Psychopharmacology in Autism Spectrum Disorders

Henry W.M. Kwok


Curr Opin Psychiatry. 2003;16(5) 

In This Article

Serotonin Reuptake Inhibitors

Symptomatic improvement has been reported in both open-label and controlled studies using selective serotonin reuptake inhibitors for the treatment of children and adults with autistic disorder.[35,36,37] Preliminary evidence suggested that this group of medication may be of particular benefit in reducing repetitive behaviors, aggression and, perhaps, self-injurious behaviors. Most of the earlier studies were on fluoxetine, but more recent ones also included other selective serotonin reuptake inhibitors. In a Canadian study by Couturier and Nicolson,[38*] 17 patients aged 4-15 years (14 with autistic disorder, three with Asperger's syndrome) were treated with citalopram for 1-15 months using a dose ranging from 5 to 40 mg daily. Outcome was based on a consensus between clinician and parents, using the Clinical Global Impression scale as a guide. Ten (59%) children were judged to be much improved or very much improved with regard to some interfering behaviors but the core symptoms (social interaction and communication) did not show clinically significant improvement. Few adverse effects were reported. Another small study reported excellent responses to fluvoxamine in two out of five autistic children whose self-injurious behavior and aggression did not respond to haloperidol or carbamazepine.[39]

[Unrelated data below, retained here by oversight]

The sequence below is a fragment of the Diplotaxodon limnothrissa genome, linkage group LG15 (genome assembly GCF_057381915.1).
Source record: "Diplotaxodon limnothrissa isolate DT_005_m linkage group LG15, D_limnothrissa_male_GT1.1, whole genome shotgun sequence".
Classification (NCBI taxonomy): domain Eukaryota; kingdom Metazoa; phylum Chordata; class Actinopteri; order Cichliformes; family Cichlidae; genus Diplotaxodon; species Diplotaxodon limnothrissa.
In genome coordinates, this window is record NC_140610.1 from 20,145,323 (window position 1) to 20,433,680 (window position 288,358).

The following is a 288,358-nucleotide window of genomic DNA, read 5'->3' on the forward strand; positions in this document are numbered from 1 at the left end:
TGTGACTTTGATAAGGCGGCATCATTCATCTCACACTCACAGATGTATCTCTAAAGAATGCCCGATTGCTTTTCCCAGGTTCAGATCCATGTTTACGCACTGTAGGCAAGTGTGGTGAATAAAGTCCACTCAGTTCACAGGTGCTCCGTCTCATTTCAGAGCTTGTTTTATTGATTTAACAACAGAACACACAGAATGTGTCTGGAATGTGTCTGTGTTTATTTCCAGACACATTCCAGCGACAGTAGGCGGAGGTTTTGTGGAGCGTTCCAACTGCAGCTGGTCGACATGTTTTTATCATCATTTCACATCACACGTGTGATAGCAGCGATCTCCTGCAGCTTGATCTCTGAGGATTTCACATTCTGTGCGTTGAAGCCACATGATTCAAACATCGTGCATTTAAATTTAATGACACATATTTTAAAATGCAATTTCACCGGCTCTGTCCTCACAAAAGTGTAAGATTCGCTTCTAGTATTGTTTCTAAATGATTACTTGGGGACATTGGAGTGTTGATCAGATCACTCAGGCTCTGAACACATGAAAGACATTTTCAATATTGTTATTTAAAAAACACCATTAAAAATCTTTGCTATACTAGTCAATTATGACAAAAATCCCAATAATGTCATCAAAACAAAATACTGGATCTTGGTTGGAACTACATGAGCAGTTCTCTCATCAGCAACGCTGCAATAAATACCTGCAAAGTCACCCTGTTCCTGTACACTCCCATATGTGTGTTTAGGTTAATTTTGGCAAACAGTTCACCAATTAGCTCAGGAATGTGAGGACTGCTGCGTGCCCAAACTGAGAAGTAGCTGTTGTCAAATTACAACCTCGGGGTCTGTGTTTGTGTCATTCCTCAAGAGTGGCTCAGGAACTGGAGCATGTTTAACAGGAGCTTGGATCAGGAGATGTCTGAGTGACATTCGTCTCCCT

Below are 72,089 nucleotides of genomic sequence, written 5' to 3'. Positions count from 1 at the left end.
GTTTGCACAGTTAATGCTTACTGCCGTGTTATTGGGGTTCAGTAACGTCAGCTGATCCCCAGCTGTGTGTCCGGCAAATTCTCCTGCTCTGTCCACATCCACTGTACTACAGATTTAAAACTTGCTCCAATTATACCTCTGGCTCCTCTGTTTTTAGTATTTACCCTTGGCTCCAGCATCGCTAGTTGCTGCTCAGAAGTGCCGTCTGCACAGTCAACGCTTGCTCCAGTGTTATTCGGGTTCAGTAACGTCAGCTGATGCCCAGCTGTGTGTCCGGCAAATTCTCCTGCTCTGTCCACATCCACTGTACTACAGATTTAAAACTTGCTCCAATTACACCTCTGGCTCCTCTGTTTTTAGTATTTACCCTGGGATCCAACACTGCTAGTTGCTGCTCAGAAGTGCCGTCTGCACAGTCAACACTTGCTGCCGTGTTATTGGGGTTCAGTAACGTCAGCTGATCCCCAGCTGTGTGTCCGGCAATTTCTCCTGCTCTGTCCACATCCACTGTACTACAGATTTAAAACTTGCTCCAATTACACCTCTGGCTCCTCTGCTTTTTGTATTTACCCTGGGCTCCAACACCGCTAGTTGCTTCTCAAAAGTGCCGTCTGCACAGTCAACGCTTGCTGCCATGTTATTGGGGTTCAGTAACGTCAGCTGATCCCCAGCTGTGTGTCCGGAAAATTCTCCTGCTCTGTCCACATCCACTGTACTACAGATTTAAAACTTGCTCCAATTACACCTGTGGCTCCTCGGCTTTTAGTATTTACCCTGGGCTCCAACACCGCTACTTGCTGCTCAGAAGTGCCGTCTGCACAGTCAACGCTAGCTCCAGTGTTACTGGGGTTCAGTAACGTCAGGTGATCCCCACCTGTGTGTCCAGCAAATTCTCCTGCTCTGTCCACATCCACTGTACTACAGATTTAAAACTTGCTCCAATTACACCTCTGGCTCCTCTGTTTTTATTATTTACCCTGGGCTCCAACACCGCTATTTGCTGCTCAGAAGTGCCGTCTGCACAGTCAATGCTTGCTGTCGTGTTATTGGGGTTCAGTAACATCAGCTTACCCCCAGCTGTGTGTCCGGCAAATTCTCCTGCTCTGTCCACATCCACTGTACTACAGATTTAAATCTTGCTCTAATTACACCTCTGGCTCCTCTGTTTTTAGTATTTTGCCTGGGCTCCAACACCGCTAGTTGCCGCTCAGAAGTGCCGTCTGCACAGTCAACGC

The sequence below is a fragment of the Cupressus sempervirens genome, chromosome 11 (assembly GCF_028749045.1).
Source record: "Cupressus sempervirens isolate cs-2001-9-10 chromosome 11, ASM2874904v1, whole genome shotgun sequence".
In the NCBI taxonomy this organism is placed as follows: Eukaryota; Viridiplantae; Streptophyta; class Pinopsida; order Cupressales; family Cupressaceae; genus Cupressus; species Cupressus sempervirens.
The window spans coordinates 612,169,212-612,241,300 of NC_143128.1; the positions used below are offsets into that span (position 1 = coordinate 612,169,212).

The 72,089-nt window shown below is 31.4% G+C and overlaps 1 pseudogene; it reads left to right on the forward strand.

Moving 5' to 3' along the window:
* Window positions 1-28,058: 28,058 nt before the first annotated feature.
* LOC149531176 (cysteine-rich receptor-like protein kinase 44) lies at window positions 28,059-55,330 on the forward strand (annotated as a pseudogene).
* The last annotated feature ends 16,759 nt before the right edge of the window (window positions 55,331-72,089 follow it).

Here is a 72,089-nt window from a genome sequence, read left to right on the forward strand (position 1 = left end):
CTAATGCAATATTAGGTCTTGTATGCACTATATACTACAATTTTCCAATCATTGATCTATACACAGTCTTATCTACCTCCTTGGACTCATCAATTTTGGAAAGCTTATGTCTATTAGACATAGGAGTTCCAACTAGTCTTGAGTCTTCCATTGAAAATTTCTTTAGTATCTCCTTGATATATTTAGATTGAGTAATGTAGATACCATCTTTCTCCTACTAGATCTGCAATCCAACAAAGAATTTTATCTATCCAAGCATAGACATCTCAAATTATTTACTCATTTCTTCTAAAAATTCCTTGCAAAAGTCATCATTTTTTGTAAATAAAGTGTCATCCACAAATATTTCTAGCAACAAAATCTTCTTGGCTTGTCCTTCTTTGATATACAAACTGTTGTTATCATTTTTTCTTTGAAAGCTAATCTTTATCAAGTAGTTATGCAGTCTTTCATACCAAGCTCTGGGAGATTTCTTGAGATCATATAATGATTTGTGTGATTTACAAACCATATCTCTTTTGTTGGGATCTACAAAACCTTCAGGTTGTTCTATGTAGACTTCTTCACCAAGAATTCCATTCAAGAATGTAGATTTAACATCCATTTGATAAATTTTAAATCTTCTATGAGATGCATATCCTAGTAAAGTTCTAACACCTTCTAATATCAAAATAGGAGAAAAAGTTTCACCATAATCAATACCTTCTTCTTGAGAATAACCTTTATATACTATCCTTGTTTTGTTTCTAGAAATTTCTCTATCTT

Further progress was made by DeLong et al.,[40] who examined some factors that may affect the response to fluoxetine. A total of 129 children (aged 2-5 years) with ASD were studied. The response to fluoxetine was found to correlate robustly with a positive family history of major affective disorder (especially bipolar disorder) and unusual intellectual achievement. It is suggested that ASD may share some genetic determinants with these conditions.

On the other hand, with the increase in the use of selective serotonin reuptake inhibitors in the paediatric population,[41] there is a need to understand their pharmacokinetics more extensively in this age group. Dosage guidelines extrapolated from adult studies cannot necessarily be presumed to be applicable to children. Strauss et al.[42*] used fluorine magnetic resonance spectroscopy to evaluate age effects on whole-brain concentrations of fluvoxamine and fluoxetine in 16 children (aged 6-15 years) with diagnoses of pervasive developmental disorders. Their findings showed that paediatric brain levels of these two medications are not significantly different from adult levels when corrected for the effects of dose per body mass. Hence, it may be reasonable to determine the dose ranges for fluvoxamine and fluoxetine for children with this disorder by scaling down the adult doses on the basis of body mass.


Comments on Medscape are moderated and should be professional in tone and on topic. You must declare any conflicts of interest related to your comments and responses. Please see our Commenting Guide for further information. We reserve the right to remove posts at our sole discretion.